Jonathan Moy de Vitry is a filmmaker and the founder of RightHere/RightNow Productions, a team of Geneva-based artist-technicians infusing the best elements of classic cinema into modern media formats, from event videos and social media campaigns to livestreams and immersive (VR) experiences. I had the chance to talk with him about the Sony A7 SIII video camera, a popular working horse in video and film production (also at Epic Lab), and its biggest flaws and benefits.

Jonathan, why do you think the Sony A7 SIII is so popular among content creators?

If I had to list two reasons, they would be the ability to grab beautiful footage in tough lighting conditions and a very reliable autofocus. Content creators don’t always have the resources to light scenes thoroughly or the time to constantly pull focus manually so these two features alone are game-changers.

What are some of the flaws you have encountered in your everyday workflow?

I find that the A7 SIII’s worst flaws fall under general categories: Bad User Interface (UI) and intentional crippling of features.

Examples of “Bad UI” would be the poorly thought-out menus, buttons that are not assignable to useful features, and archaic functionality design. I use an 3rd party external monitor app on my phone called Monitor+ which gives access to most of the important features needed by filmmakers in a way more elegant way than the Sony app ( which is frankly a disgrace). Instead of 5 taps to change a recording format, Monitor+ lets you do it in three. Another example is the Picture Profile menu which only lets you scroll through the generic names of each profile (PP1, PP2, etc) without showing you any useful information about each one. To know which one to choose you either need to memorize the meaning of each profile or click individually on it to see its attributes.

In terms of crippled features, the best example is the limits on recording in XAVC HS, a useful format that lets you capture 10-bit 4:2:0 color instead of the much heavier 4:2:2 without losing much quality. The A7 SIII will record in 120fps, 60fps, and 24fps in NTSC, while only letting you record in 100fps and 50 fps in PAL — No 25fps, the most useful FPS of them all, especially for long interviews. Why would this be? I can’t think of a good reason for the life of me besides forcing PAL users to use heavier codecs that encourage the purchases of Sony cards. It feels dishonest.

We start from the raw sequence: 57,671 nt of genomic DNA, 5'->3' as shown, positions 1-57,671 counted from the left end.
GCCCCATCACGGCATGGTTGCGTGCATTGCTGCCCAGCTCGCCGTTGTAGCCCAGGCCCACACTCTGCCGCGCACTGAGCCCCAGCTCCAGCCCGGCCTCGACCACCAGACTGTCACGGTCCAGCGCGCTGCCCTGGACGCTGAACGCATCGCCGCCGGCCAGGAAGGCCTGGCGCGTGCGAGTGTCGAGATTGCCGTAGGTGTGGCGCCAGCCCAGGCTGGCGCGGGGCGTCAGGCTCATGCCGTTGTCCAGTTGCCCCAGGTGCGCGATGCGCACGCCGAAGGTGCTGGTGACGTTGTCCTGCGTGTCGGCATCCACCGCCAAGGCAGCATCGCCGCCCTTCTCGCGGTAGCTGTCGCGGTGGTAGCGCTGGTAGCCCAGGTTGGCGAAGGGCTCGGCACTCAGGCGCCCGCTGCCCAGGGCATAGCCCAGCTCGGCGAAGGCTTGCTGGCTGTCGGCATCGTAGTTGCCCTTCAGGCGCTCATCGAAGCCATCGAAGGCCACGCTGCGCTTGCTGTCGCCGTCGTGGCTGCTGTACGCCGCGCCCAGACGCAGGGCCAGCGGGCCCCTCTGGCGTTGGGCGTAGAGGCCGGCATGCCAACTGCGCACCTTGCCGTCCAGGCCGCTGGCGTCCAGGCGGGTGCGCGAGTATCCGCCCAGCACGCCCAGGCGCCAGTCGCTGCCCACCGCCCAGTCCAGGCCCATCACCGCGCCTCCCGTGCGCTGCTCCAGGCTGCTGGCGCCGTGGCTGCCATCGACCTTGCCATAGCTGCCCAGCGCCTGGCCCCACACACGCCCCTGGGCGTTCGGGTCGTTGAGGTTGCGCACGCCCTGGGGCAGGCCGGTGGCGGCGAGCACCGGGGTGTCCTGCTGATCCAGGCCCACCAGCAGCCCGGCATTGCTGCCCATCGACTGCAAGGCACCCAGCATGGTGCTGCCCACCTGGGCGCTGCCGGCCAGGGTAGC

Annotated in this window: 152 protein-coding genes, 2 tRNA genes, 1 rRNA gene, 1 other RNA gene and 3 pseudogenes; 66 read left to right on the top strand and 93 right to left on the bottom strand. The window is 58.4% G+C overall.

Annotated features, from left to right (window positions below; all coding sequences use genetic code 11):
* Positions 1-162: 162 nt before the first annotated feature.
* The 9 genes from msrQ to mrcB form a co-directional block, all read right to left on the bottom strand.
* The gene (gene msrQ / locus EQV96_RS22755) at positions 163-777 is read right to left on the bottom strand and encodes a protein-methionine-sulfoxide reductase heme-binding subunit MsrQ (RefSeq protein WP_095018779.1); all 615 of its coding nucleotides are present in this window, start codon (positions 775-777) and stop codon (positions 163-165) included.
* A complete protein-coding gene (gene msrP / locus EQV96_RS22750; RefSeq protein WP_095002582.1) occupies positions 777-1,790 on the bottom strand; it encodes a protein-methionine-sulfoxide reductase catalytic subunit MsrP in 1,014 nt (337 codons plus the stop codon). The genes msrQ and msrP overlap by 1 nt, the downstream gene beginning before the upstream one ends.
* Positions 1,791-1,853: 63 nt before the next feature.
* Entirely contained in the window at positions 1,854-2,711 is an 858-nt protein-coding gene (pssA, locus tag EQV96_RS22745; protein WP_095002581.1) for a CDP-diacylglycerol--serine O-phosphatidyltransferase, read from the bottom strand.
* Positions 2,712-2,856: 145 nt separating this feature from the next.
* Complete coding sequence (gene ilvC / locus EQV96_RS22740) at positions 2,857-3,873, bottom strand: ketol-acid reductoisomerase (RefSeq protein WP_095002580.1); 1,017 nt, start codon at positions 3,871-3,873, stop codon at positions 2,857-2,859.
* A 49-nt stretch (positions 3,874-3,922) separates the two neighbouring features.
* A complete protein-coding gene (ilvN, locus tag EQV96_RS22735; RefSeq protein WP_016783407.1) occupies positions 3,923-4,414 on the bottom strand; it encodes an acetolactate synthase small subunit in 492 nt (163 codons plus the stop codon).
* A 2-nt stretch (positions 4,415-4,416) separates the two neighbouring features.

Another serious flaw is the inability to set custom white balance while in memory recall modes. It’s a problem for content creators, many have complained about it online. There’s no technical reason not to fix it. And yet it’s there, slowing our work down in complex situations.

Jonathan Moy de Vitry on the set of a corporate video shoot

Why do you think Sony has not addressed these issues in the process of upgrading the A7 SII model to the SIII model?

Bureaucracy? Long quality assurance cycles? I don’t know, but neither of the updates addressed any of the main concerns we creators had… although they did add S-Cinetone, which is a feature we appreciate a lot.

With the new A7 IV coming out, many aspiring videographers are asking themselves if the A7 IV can be a valuable alternative to the A7 SIII series. What are some of the key functionalities the A7S III provides that make it a better choice for filmmakers?

I was slightly disappointed to find out that the A7 IV has several features that the SIII does not. Hopefully a firmware update will fix these, but I can’t get my hopes up. I guess probably the biggest useful feature the SIII has is low-light functionality, which can make or break shoots. I experienced this last year after the road to a prod location was blocked by snow. The talent and I were forced to hike for an hour to get there, by which time the light had mostly disappeared. By pushing the ISO to the max I was able to get enough shots to make a decent clip that reached Top 10 on the Lebanese charts (Yes, that’s a boast, but a small one 😉 ).

RightHere/RightNow Productions does a lot of work for corporations in Geneva, Lausanne and Zurich where fast turnaround times are key. What are the advantages of the A7Siii in terms of speed in comparison to competitive cameras, such as the Blackmagic Pocket Cinema Camera for example?

  • Low-light performance: Less lighting equipment means faster setup/takedowns and easier captures.
  • Battery Longevity: The A7 SIII’s batteries are very decent, unlike those of Blackmagic Pocket Cinema Cameras. That means no rigging is necessary, which in turn lightens up setups, making it easy for small crews, even one-person crews to pull off professional shoots.
  • Autofocus: Again no need for rigging to help pull focus or time to setup each shot. Things just flow.
  • Compactness & weather sealing: I put these two attributes together because again, they improve mobility and flexibility. You can push your camera just a bit longer without worrying and get those shots that will round off your edit.
  • S-Cinetone: A beautiful picture profile used on Sony’s Cinema camera that allows for quick grading while maintaining a higher dynamic range than standard profiles.

Jonathan Moy de Vitry using the Sony A7 SIII camera for a corporate video film shoot

In terms of moving image content format, where do you see the highest demand for corporate clients in the future?

I have a hard time predicting where most demand will occur. That said, I have noticed that many big companies are looking to produce more decent — instead of extremely polished — content. It’s a niche that small production companies can thrive in because they offer flexibility, fast turnaround times, and more reasonable production costs than larger operations.

Thank you very much for the interview, Jonathan.

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